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I have come full circle. I grew up swimming happily in a New York 1970's feminist soup of literature and politics championing the cause of women as human beings with a full range of emotional and physical as well as psychological and intellectual capacities. Fast forward 35 years later and Hugh Heffner's playmates now dominate tabloid magazine covers as well as reality television, and songs about girls begging to be "victims" of alien sex abductors blare out of the school bus radios that my sons ride each day.

Over the last 35 years I too have gone through so many phases of self-acceptance and self-rejection that I couldn't even begin to count them let alone add them to the experiences of other women. What I do know is that recently, I have begun to see the obsession with body image, weight, and losing weight as a form of "bodyism" not dissimilar to "racism," "sexism," or "anti-Semitism." Not only has the term "health" been used and abused in distorted ways to cover up the obsession and self-loathing people, most particularly women, feel about having excess body weight or, according to the media, being anything less than "hot," women have begun a frightening and abhorrent backslide into a place of self hatred so deep and bottomless there is no end in sight.

Colluding with the shiny, airbrushed images we are bombarded with daily and the pop culture stereotypes of a perfect body, many women discuss their arm fat, leg fat, belly fat and overall disgust with themselves not on a daily basis, but on an hourly, if not minute-to-minute basis.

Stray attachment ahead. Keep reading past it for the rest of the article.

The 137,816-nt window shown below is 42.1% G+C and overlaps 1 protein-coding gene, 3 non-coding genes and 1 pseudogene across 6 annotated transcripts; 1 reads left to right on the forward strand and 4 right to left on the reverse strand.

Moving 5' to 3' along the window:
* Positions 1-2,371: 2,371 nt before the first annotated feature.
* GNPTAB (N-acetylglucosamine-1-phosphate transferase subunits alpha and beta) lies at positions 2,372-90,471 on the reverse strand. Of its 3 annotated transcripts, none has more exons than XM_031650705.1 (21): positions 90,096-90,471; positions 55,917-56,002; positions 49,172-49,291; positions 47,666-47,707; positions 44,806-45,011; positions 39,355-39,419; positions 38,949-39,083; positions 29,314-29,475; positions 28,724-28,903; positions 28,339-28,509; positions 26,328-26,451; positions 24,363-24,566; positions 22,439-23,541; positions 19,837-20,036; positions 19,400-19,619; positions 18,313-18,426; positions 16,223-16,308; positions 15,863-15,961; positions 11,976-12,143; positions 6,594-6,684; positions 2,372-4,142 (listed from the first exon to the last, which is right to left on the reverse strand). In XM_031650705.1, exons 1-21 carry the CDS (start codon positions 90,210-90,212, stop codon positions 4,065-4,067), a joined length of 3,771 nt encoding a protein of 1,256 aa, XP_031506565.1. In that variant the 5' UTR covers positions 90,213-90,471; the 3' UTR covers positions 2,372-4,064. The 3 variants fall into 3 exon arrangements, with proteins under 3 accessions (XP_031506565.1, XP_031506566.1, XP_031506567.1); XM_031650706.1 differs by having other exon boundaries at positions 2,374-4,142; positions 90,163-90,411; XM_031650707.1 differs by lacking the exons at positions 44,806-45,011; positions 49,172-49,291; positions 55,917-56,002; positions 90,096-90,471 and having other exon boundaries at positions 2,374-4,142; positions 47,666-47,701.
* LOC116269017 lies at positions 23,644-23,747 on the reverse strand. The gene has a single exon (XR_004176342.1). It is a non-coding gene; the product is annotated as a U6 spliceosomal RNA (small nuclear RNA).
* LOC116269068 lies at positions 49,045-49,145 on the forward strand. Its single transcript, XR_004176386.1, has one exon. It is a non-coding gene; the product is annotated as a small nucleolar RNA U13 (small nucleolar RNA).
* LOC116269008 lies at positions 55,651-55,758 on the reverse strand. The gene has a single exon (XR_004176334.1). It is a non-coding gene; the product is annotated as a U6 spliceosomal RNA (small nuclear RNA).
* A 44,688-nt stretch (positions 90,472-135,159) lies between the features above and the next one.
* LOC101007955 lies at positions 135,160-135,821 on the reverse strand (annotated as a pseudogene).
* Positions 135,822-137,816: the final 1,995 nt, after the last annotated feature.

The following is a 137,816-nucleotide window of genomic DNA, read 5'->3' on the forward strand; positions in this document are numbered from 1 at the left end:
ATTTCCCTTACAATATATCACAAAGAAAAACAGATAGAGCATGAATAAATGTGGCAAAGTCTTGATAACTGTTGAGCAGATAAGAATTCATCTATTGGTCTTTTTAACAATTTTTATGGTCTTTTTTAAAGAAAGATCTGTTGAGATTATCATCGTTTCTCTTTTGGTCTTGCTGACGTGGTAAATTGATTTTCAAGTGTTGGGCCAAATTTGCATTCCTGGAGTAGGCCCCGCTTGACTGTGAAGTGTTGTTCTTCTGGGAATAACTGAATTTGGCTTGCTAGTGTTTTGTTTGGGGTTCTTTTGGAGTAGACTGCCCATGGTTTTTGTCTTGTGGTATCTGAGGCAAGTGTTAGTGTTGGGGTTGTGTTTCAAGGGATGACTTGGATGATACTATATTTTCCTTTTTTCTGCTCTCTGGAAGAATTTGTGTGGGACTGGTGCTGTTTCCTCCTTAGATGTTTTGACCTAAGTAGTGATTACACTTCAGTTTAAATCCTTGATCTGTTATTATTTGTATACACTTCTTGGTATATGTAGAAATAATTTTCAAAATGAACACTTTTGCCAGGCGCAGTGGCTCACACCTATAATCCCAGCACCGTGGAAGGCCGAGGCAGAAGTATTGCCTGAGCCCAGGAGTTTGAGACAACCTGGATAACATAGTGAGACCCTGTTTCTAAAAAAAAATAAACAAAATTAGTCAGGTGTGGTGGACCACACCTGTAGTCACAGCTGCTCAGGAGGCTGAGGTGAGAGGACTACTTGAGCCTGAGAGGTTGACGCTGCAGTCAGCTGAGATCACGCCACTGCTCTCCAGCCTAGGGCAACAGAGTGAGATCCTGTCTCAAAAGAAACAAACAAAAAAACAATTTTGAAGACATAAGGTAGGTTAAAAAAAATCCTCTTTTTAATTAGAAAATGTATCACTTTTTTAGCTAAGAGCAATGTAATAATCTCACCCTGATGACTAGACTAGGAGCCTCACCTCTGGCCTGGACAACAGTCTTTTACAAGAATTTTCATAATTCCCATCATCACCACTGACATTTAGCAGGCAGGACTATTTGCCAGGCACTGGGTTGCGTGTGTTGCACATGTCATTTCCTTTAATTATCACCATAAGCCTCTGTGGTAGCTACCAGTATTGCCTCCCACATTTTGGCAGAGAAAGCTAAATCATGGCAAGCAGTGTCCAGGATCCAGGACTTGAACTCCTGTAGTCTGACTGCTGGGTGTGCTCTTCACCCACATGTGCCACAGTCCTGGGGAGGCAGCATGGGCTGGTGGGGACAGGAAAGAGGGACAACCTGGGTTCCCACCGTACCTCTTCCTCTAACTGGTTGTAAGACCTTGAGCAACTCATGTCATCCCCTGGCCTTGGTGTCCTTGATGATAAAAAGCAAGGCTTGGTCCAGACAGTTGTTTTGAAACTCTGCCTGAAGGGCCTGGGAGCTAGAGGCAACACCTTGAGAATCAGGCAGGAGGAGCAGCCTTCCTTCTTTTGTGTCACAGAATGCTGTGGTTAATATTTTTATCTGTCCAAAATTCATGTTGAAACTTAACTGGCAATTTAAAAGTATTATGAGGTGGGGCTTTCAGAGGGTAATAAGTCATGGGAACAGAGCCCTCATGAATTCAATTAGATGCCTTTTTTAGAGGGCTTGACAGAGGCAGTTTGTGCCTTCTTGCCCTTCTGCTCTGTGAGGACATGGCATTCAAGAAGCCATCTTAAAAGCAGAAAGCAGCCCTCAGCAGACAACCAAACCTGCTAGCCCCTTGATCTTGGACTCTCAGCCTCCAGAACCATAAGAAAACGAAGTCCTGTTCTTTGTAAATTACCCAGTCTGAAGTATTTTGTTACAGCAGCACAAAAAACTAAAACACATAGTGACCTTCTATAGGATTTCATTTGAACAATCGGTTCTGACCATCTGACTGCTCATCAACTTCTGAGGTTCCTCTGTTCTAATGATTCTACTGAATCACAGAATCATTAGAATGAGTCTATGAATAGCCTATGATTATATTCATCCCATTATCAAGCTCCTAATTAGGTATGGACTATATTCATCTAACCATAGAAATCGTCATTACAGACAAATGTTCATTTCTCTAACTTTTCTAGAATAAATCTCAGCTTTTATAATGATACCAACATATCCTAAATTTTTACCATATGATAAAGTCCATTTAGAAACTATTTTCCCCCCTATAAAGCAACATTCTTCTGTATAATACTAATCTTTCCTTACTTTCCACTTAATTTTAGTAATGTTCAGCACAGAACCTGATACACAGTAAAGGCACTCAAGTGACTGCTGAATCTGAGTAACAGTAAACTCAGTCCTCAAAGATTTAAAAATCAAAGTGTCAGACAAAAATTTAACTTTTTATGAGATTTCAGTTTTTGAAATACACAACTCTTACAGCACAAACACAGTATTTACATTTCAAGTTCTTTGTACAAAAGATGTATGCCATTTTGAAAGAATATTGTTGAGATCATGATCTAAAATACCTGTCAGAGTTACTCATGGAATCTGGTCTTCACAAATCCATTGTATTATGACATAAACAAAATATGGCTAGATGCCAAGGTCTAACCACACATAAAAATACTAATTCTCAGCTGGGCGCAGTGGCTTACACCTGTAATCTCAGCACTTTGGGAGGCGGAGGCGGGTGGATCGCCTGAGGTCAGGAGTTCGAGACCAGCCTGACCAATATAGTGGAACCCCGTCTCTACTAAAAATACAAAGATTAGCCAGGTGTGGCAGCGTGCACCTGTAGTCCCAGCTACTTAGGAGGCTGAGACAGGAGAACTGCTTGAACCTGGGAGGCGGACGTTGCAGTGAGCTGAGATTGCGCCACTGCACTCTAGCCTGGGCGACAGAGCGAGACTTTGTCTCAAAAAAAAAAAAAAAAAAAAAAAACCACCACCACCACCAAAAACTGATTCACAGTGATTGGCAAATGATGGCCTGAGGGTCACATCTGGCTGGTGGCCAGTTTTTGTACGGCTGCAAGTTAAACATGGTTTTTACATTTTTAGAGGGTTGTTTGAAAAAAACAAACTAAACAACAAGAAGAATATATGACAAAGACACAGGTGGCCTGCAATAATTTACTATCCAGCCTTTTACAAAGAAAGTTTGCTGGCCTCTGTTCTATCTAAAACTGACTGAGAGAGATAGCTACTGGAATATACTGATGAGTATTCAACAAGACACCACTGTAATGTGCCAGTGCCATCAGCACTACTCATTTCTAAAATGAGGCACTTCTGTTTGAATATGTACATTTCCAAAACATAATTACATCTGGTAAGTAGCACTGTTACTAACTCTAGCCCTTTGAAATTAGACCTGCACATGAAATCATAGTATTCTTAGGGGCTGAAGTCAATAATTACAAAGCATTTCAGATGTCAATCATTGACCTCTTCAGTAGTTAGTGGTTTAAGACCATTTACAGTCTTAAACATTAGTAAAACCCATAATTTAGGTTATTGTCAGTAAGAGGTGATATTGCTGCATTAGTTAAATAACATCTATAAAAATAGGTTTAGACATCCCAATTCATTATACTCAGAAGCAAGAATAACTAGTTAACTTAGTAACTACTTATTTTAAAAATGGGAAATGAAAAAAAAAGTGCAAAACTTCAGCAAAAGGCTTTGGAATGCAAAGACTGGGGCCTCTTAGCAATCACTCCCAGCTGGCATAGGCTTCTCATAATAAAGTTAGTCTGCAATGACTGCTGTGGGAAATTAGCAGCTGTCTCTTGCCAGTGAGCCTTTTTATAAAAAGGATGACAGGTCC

As the weather warms up and clothes come off, these discussions seem to linger in the air as thought bubbles over comic book characters heads. Our insecurities are real and they can destroy our lives. What's more, we feed each other knowing looks and glances, as if acknowledging how disgusted we also feel about our bodies is helpful and supportive.

But it's not.

Talking badly about yourself is not only counterproductive, it keeps you stuck in the flip side of the narcissism coin, which is pervasive self-hatred.

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I recently read an article which cited a study claiming that one in twenty women would rather lose a limb than be obese (http://www.womenshealthmag.com/nutrition/detox-diet). I'm still working on finding the original article, but I found it incredibly disturbing that some women are so body conscious they would consider trading in an arm or a leg to be thin. I wish I could claim I would reject bodyism entirely, but I do think this article brings up an important point; when did "healthy" become a disguise word for "obsession" and eating disorder behaviors?

June 8, 2011 - 8:08am
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We value and respect our HERWriters' experiences, but everyone is different. Many of our writers are speaking from personal experience, and what's worked for them may not work for you. Their articles are not a substitute for medical advice, although we hope you can gain knowledge from their insight.

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